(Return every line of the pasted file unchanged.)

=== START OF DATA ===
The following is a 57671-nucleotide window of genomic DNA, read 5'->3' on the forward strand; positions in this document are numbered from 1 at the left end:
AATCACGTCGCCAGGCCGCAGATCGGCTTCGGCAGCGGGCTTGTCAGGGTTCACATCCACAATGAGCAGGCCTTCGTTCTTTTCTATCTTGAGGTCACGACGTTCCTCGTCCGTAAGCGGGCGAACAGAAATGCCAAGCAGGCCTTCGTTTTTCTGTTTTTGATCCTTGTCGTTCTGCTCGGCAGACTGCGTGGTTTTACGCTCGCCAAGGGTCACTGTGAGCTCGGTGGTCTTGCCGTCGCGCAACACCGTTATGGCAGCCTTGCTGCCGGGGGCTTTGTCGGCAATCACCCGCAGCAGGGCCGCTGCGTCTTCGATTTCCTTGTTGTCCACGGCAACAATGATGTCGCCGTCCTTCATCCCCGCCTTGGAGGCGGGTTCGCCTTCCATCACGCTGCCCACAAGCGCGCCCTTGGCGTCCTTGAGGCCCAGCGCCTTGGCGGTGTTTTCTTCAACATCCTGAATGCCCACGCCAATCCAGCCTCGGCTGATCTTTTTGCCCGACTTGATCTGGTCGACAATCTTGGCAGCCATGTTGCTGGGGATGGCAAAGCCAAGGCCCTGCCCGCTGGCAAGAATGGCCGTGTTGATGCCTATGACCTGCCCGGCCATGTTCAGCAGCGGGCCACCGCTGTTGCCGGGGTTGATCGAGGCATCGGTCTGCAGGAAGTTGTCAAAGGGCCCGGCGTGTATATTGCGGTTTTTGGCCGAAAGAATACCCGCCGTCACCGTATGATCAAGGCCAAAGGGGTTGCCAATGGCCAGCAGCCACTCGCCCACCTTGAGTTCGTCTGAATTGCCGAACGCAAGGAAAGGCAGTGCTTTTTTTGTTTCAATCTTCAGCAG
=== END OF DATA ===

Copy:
The following is a 57671-nucleotide window of genomic DNA, read 5'->3' on the forward strand; positions in this document are numbered from 1 at the left end:
AATCACGTCGCCAGGCCGCAGATCGGCTTCGGCAGCGGGCTTGTCAGGGTTCACATCCACAATGAGCAGGCCTTCGTTCTTTTCTATCTTGAGGTCACGACGTTCCTCGTCCGTAAGCGGGCGAACAGAAATGCCAAGCAGGCCTTCGTTTTTCTGTTTTTGATCCTTGTCGTTCTGCTCGGCAGACTGCGTGGTTTTACGCTCGCCAAGGGTCACTGTGAGCTCGGTGGTCTTGCCGTCGCGCAACACCGTTATGGCAGCCTTGCTGCCGGGGGCTTTGTCGGCAATCACCCGCAGCAGGGCCGCTGCGTCTTCGATTTCCTTGTTGTCCACGGCAACAATGATGTCGCCGTCCTTCATCCCCGCCTTGGAGGCGGGTTCGCCTTCCATCACGCTGCCCACAAGCGCGCCCTTGGCGTCCTTGAGGCCCAGCGCCTTGGCGGTGTTTTCTTCAACATCCTGAATGCCCACGCCAATCCAGCCTCGGCTGATCTTTTTGCCCGACTTGATCTGGTCGACAATCTTGGCAGCCATGTTGCTGGGGATGGCAAAGCCAAGGCCCTGCCCGCTGGCAAGAATGGCCGTGTTGATGCCTATGACCTGCCCGGCCATGTTCAGCAGCGGGCCACCGCTGTTGCCGGGGTTGATCGAGGCATCGGTCTGCAGGAAGTTGTCAAAGGGCCCGGCGTGTATATTGCGGTTTTTGGCCGAAAGAATACCCGCCGTCACCGTATGATCAAGGCCAAAGGGGTTGCCAATGGCCAGCAGCCACTCGCCCACCTTGAGTTCGTCTGAATTGCCGAACGCAAGGAAAGGCAGTGCTTTTTTTGTTTCAATCTTCAGCAG